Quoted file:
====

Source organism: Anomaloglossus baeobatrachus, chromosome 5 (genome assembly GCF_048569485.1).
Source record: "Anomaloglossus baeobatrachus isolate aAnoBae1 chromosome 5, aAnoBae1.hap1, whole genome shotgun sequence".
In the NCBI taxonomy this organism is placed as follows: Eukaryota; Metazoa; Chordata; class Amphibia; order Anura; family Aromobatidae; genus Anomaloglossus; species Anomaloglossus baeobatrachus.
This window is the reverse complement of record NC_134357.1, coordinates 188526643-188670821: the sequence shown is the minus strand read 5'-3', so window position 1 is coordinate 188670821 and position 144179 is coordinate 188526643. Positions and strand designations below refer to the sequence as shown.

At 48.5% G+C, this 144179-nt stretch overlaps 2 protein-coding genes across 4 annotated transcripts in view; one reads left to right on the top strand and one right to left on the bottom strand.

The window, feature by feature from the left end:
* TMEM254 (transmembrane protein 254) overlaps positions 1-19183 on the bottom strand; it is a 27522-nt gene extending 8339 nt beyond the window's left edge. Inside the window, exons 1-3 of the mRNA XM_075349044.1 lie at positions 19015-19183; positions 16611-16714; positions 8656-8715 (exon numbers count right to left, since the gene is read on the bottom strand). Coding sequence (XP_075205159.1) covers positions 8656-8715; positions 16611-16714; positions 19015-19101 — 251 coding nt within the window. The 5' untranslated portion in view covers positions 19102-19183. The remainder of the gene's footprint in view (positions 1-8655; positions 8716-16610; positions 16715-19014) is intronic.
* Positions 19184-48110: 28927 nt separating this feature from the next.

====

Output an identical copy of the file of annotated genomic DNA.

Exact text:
Source organism: Anomaloglossus baeobatrachus, chromosome 5 (genome assembly GCF_048569485.1).
Source record: "Anomaloglossus baeobatrachus isolate aAnoBae1 chromosome 5, aAnoBae1.hap1, whole genome shotgun sequence".
In the NCBI taxonomy this organism is placed as follows: Eukaryota; Metazoa; Chordata; class Amphibia; order Anura; family Aromobatidae; genus Anomaloglossus; species Anomaloglossus baeobatrachus.
This window is the reverse complement of record NC_134357.1, coordinates 188526643-188670821: the sequence shown is the minus strand read 5'-3', so window position 1 is coordinate 188670821 and position 144179 is coordinate 188526643. Positions and strand designations below refer to the sequence as shown.

At 48.5% G+C, this 144179-nt stretch overlaps 2 protein-coding genes across 4 annotated transcripts in view; one reads left to right on the top strand and one right to left on the bottom strand.

The window, feature by feature from the left end:
* TMEM254 (transmembrane protein 254) overlaps positions 1-19183 on the bottom strand; it is a 27522-nt gene extending 8339 nt beyond the window's left edge. Inside the window, exons 1-3 of the mRNA XM_075349044.1 lie at positions 19015-19183; positions 16611-16714; positions 8656-8715 (exon numbers count right to left, since the gene is read on the bottom strand). Coding sequence (XP_075205159.1) covers positions 8656-8715; positions 16611-16714; positions 19015-19101 — 251 coding nt within the window. The 5' untranslated portion in view covers positions 19102-19183. The remainder of the gene's footprint in view (positions 1-8655; positions 8716-16610; positions 16715-19014) is intronic.
* Positions 19184-48110: 28927 nt separating this feature from the next.